Burn Injury Lawyers
Each year approximately 3.5 million burn injuries are reported in the United States. Numerous medical and healthcare professionals provide treatment and care plans for burn injury victims. Approximately 100,000 of the injured are hospitalized for treatment every year and a third of those hospitalized are burned over at least 25% of their bodies.
Children and newborns make up the largest percentage of burn injury victims admitted for emergency burn care in emergency rooms and hospitals. After children and newborns, adults over the age of 60 are the second most likely group to suffer burn injuries. Each year approximately 14,000 people die as a result of their burn injuries and approximately 1.5 million burn injury victims sustain severe and permanent disabilities from their injuries.
Burn injuries result most commonly from:
- Car Accidents;
- Gas Explosions;
- Scalding/ Hot Water;
- Electrical Accidents;
- Industrial Accidents;
- Gasoline Spills;
- Household Fires;
- Defective Citronella Candles;
- Lighters & Matches;
- Condominium, apartment or home fires;
- Aviation Accidents;
- Contact with electricity, chemicals or hot liquids and substances;
- Thermal burns caused by contact with intense heat flames, steam, scalding liquids or hot metals;
- Radiation burns caused by contact with nuclear radiation;
- X-rays, or ultraviolet rays such as from tanning beds;
- Chemical burns from contact with caustic chemicals, acids, alkalis, detergents or solvents.
Severe burn injuries can also be caused by defective children's clothing, defective products which are poorly designed or products which do not contain adequate or appropriate warnings of the dangers inherent in the products such as deep fryers used to make Thanksgiving turkeys. In the home, the kitchen is the most frequent area where burn injuries occur. After the kitchen the most frequent area for burn injuries in the home is in the bathroom.
There are different types or classifications of burns that are designated by degree.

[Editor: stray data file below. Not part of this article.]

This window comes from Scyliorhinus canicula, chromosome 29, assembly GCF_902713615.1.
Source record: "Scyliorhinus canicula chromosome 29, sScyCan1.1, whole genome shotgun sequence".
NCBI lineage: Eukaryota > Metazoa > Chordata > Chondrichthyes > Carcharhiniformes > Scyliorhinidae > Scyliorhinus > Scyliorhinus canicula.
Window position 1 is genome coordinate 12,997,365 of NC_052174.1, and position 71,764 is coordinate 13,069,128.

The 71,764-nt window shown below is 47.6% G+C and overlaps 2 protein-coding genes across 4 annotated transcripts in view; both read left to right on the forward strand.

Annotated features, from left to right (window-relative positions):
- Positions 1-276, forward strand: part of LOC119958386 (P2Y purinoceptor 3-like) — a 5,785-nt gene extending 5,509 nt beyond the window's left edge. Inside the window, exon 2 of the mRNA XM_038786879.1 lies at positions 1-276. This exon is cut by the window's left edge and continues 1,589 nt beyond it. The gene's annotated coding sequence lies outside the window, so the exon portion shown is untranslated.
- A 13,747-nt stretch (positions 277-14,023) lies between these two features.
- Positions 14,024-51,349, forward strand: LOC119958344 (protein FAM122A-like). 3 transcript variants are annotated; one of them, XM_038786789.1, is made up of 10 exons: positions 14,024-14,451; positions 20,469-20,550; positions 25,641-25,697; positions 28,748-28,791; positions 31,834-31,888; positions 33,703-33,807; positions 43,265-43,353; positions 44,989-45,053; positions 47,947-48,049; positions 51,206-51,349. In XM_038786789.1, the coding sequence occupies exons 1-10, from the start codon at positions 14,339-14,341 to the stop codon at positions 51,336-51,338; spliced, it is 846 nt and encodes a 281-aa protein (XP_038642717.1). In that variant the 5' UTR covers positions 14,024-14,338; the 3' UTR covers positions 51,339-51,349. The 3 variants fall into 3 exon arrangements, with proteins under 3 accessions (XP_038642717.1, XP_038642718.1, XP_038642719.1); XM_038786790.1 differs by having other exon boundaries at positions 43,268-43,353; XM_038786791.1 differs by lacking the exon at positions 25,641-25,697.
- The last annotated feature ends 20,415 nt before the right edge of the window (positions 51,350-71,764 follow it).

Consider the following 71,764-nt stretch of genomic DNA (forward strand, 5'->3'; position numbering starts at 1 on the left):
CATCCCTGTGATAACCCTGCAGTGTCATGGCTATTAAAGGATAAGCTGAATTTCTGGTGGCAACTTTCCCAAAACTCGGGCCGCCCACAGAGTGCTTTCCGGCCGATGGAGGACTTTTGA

First degree burns are minor burns involving only the top layer of skin. Sunburns are examples of first-degree burns. This type of burn is red and hot, but there is no swelling or blistering.
Second degree burns involve the top layer of skin as well as part of the layers underneath. The skin is a light red and blistery, somewhat swollen and moist and oozing. The pain is extremely severe.
Third degree burns involve all the layers of the skin. The burn will destroy the nerves and the blood vessels in the skin. There is very little pain at first. The burn area is white, yellow, black or cherry red. The skin will be dry and leathery. As the burns heal there will be dense scarring.
Medical treatments and care plans for victims of burn injuries vary depending on the degree of the burn. Common medical burn treatments for more severe burns (second and third degree) include, but are not limited to, skin grafting surgery, surgical debridement, which is the removal of dead, damaged or infected tissue to improve the healing potential of the burned area, cleaning and removing dead tissue, antibiotics and of course, pain medication.
IMPORTANT: If you or your child have sustained a serious burn injury due to a third party’s negligence, please contact our burn injury lawyers for a free consultation by calling 1-800-988-8005 or 1-212-605-6200 or submitting an email inquiry (see form above).
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